Learning to attract grants for organizationsPublished 8:58am Tuesday, July 5, 2011
As the Nonprofit Leadership column continues the next series will focus on grant writing.
In the nonprofit sector we constantly hear grants, grants, grants. Many nonprofits, because of the economy, are looking to foundations to help with the short fall in donations. To capture that support they are also currently searching and hiring grant writers.
Wikipedia defines grant writing as: Grant writing refers to the practice of completing formal and/or informal application processes by one party, often a nonprofit entity, educational institution or business – but also by individuals to another party such as a government department, corporation, foundation or trust. Such application processes are often referred to as either grant “proposals” or “submissions.”
With more and more nonprofits jumping into the grant writing and submission arena many foundations find themselves with a lot more applications and less money to disperse, due to the economic times. Many nonprofits may not realize that currently in the United States we have 1.6 million nonprofits, 3,000 new ones are charted every month. For every nonprofit cause there are over 1,000 nonprofits dedicated to that cause in the United States. I constantly hear from nonprofits, oh we are the only ones doing this program or service. I assure you with the numbers I just quoted – you are not the only one.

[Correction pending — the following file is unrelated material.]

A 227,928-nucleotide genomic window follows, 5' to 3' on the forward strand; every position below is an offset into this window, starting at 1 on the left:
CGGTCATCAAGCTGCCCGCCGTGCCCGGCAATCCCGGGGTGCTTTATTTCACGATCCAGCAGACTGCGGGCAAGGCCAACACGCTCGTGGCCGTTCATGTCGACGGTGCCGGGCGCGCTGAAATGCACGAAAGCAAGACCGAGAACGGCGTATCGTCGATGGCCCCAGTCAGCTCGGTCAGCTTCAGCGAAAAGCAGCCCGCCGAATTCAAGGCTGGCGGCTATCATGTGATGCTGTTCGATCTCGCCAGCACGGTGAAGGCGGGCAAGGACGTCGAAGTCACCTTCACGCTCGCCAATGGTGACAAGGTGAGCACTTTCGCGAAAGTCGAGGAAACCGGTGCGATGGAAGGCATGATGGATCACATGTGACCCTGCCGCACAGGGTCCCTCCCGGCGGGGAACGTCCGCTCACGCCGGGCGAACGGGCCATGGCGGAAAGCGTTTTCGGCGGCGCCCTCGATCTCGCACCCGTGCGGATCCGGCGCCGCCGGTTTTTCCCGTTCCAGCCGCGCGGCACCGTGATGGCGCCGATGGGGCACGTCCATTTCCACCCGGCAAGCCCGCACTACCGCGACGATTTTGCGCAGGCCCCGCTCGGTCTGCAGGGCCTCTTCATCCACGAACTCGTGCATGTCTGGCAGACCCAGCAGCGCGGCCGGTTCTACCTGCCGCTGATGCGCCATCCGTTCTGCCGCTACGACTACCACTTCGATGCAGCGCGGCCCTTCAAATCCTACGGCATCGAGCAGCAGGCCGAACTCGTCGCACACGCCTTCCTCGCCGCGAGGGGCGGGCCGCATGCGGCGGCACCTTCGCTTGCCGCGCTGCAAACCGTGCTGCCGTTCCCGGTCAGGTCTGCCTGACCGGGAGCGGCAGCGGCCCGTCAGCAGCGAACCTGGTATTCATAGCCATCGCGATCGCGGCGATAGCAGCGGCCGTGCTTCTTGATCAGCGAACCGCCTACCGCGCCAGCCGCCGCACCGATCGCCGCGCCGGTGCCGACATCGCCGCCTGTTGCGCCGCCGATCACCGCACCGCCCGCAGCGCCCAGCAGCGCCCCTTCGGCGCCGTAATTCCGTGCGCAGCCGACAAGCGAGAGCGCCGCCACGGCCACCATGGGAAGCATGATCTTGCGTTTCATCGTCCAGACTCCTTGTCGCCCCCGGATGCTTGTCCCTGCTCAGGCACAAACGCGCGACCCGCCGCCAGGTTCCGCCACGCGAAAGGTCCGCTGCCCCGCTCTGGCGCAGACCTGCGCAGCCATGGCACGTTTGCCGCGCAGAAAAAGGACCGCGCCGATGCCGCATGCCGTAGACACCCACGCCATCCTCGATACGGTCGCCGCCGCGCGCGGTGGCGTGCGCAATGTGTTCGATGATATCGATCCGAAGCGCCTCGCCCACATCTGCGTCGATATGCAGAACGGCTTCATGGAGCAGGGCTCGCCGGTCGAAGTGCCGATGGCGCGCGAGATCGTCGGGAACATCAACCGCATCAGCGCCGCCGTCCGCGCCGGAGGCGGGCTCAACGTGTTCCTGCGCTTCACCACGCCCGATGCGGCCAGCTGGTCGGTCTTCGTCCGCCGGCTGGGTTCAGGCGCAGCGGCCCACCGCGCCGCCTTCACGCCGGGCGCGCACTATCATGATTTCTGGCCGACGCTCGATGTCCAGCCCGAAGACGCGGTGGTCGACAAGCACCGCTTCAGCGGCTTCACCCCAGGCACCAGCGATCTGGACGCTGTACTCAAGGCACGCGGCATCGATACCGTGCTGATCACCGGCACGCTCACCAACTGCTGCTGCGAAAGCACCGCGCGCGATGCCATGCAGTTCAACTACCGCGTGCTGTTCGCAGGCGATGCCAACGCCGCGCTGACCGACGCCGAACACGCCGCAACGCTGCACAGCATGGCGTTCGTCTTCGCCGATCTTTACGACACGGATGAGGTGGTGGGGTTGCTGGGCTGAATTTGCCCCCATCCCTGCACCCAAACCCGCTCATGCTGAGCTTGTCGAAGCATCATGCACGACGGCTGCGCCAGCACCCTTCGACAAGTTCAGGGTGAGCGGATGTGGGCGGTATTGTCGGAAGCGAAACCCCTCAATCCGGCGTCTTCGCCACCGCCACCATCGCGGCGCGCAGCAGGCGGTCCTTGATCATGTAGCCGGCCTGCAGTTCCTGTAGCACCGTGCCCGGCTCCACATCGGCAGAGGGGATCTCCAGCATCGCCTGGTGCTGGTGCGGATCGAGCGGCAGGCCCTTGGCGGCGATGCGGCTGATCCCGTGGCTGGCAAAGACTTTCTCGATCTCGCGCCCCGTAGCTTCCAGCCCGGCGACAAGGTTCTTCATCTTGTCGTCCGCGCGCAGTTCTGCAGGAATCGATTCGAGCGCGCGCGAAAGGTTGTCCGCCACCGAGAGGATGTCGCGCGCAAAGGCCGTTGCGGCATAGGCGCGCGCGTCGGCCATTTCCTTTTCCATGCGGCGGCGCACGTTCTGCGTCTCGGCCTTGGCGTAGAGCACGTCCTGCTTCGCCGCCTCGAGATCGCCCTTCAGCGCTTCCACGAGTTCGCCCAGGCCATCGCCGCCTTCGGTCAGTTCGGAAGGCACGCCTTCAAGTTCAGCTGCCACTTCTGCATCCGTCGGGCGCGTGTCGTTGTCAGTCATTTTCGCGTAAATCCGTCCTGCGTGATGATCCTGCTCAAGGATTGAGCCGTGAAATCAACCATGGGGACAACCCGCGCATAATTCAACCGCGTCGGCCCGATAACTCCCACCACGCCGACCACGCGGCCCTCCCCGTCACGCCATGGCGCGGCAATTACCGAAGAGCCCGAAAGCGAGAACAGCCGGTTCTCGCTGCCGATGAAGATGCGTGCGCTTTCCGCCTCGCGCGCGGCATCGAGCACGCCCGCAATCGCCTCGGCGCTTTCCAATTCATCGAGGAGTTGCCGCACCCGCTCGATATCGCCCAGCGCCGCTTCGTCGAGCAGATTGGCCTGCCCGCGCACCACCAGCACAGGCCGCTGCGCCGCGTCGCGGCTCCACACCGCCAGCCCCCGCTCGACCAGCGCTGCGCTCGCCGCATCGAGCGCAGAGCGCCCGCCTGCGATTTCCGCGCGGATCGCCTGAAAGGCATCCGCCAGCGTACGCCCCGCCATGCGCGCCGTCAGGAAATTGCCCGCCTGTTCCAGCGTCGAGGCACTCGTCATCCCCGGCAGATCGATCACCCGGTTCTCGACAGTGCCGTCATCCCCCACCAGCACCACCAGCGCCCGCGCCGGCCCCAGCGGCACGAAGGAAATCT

This has caused a new way of thinking among donors and foundations. They are now looking at nonprofits who partner and collaborate resources. So, how do you stay salient in a crowded field and get the grants you apply for?
One way is to make sure and follow the directions and guidelines the foundations set. The second way is to think in for-profit terms – ROI (return on investment).
Many foundations are held accountable to the donors who gave them or are giving them money and in order to prove they have invested their money wisely within a nonprofit the results must be paramount. Third always deliver the results and think of ways to partner or collaborate with other nonprofits.
The next article will focus on searching for grants.